The same year Johnson introduced the zoning bill, he effectively stopped the city from reclaiming vacant land Universal owned on the 1300 block of Bainbridge Street. This occurred after Universal violated its 2005 agreement with the Philadelphia Redevelopment Authority, which required the nonprofit to build 109 single-family homes on the land.
According to the indictment, Johnson told PRA officials he didn’t support the city’s efforts to take back the land shortly after his wife alerted Universal about them. Prosecutors say Johnson’s decision had a “chilling effect” on the process, in part because of councilmanic prerogative. The long-standing practice effectively gives council members the final say over development in their districts.
David Laigaie, Islam’s attorney, declined to comment.
The corruption case will also focus on crimes allegedly committed by the former CEO and Dawan, the nonprofit’s CFO, in service of Universal’s charter school expansion, as well as their personal bank accounts.
“In essence, this indictment charges that Universal Companies was hijacked by Islam and Dawan and turned into a criminal enterprise,” said U.S. District Attorney Jennifer Arbittier Williams in January 2020.
Starting in December 2014, prosecutors say the pair bribed Michael Bonds while he was serving as president of the Milwaukee Board of School Directors. Bonds, who was convicted in 2019, pleaded guilty to accepting $18,000 from Universal in exchange for his help making the nonprofit’s expansion into the city a reality.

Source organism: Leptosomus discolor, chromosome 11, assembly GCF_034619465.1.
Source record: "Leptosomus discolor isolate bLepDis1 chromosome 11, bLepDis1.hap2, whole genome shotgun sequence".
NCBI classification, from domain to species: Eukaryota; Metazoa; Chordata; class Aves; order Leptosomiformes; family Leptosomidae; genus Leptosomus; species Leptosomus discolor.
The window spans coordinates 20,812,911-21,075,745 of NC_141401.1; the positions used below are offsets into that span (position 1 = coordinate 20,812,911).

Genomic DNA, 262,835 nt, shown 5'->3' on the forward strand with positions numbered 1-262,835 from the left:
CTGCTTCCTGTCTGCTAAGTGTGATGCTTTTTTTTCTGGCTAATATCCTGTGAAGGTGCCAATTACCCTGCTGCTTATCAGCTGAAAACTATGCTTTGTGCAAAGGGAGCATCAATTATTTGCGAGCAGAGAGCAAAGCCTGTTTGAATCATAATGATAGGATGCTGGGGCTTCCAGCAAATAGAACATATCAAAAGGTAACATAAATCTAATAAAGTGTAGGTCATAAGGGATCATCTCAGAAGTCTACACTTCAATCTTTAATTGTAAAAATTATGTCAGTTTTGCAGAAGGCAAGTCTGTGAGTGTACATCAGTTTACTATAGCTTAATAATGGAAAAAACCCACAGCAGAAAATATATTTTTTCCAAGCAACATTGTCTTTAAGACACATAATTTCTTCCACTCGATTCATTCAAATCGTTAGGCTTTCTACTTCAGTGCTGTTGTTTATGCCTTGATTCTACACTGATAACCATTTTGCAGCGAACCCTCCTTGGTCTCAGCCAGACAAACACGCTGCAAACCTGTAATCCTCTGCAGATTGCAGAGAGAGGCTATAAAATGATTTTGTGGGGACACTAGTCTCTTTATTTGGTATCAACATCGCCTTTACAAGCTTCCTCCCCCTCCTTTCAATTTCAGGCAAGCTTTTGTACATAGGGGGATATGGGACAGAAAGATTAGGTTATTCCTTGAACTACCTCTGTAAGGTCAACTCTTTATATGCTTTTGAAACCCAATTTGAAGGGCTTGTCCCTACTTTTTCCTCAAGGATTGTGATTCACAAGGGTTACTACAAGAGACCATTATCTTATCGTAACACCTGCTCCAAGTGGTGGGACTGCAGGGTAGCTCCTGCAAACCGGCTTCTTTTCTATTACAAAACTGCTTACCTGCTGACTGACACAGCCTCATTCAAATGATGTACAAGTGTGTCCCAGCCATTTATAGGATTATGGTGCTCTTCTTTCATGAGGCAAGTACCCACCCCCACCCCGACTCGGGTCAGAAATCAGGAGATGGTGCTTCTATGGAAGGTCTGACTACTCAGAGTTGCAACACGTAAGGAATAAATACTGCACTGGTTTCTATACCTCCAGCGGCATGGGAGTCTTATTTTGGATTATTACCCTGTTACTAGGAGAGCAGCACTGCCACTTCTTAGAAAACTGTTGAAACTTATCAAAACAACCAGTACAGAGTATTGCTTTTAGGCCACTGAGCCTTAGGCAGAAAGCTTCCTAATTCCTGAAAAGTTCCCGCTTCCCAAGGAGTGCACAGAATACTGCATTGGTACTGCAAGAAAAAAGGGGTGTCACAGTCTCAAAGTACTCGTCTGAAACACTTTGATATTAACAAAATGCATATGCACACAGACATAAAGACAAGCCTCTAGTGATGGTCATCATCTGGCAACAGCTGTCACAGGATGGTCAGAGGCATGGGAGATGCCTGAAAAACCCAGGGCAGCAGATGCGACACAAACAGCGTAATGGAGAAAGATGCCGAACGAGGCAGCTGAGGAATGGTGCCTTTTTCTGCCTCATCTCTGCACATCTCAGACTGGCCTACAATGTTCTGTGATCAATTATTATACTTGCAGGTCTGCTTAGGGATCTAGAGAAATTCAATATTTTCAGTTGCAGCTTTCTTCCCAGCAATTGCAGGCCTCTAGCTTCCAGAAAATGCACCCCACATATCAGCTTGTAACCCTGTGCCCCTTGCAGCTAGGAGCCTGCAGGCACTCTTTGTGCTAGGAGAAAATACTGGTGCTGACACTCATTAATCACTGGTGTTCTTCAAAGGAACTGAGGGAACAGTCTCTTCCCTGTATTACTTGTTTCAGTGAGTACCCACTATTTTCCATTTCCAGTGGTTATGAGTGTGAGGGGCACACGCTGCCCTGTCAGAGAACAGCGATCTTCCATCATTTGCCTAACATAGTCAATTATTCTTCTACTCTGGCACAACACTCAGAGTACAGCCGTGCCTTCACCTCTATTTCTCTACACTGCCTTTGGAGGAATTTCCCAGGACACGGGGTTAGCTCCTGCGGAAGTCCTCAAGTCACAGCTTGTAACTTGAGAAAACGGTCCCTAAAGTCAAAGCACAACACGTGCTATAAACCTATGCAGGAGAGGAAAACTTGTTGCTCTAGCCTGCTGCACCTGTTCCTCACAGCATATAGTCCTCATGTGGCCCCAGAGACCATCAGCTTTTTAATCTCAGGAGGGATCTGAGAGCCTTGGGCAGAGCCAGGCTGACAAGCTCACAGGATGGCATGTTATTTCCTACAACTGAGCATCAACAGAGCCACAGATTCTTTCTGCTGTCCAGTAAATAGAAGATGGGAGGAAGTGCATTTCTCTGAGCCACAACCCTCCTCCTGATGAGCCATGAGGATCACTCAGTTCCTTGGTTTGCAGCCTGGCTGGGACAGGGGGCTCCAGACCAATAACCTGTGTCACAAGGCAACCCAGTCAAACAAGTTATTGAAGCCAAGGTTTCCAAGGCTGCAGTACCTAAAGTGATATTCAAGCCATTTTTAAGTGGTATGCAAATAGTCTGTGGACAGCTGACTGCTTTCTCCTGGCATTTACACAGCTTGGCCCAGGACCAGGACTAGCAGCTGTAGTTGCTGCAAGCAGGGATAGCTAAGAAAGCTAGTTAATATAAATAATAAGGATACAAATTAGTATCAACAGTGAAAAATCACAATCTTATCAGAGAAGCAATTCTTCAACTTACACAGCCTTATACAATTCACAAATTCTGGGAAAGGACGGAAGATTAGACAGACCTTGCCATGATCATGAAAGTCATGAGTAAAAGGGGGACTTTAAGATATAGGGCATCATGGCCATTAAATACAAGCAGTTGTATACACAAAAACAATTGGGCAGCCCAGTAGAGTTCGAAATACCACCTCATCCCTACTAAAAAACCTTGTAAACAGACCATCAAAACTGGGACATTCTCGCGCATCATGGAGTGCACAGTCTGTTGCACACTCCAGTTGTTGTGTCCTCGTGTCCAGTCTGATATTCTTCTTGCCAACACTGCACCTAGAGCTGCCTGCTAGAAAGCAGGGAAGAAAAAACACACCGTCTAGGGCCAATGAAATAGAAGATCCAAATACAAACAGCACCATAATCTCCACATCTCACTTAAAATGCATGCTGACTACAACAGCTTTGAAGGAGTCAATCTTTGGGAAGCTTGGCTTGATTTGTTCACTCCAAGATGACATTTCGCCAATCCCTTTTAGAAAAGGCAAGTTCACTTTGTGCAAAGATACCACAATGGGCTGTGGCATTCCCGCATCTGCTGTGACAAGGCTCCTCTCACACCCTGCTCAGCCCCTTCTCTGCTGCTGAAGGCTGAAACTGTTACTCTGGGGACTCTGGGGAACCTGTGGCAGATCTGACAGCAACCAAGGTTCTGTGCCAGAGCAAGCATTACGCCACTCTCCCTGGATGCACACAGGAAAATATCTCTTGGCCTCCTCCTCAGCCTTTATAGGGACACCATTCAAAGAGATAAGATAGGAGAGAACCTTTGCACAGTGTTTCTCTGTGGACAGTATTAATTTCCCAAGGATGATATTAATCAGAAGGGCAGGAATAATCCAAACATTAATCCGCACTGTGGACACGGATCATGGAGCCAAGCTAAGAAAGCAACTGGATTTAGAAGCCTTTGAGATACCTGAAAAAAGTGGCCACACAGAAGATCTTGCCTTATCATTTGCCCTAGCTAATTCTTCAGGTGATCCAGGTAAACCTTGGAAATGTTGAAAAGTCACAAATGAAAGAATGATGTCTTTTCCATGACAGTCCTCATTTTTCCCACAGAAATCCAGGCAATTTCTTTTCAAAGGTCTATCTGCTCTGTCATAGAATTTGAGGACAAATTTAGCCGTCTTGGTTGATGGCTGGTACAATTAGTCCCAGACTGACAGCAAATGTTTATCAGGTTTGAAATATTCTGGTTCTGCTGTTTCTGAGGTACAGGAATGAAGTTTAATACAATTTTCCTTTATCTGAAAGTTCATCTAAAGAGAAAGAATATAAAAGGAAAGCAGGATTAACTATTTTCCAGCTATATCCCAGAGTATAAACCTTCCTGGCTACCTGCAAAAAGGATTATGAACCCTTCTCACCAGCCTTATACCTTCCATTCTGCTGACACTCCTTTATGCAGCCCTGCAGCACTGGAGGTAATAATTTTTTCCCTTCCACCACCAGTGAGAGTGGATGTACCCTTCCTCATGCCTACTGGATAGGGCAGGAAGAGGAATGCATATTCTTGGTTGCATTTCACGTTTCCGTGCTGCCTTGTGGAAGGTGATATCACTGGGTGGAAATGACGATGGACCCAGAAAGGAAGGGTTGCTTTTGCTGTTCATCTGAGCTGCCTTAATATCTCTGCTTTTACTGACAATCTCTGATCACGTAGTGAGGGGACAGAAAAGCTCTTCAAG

Bonds’ actions included motioning the school board to approve more favorable lease terms for the charter schools they opened there, even as the nonprofit was struggling to fund the expansion. Islam and Dawan allegedly disguised the bribes as payments to a bookstore Bonds owned.
The government also accuses the pair of enriching themselves with Universal’s money, as the company was “hemorrhaging” cash. According to the indictment, the men stole more than $300,000 from the nonprofit, with Islam and Dawan often listing the unauthorized withdrawals as “bonuses.”
Islam also submitted his personal car insurance for reimbursement, as well as political contributions, personal vacations, and gym memberships.
As CEO of Universal, Islam earned $170,000 a year. Dawan’s salary was $160,000.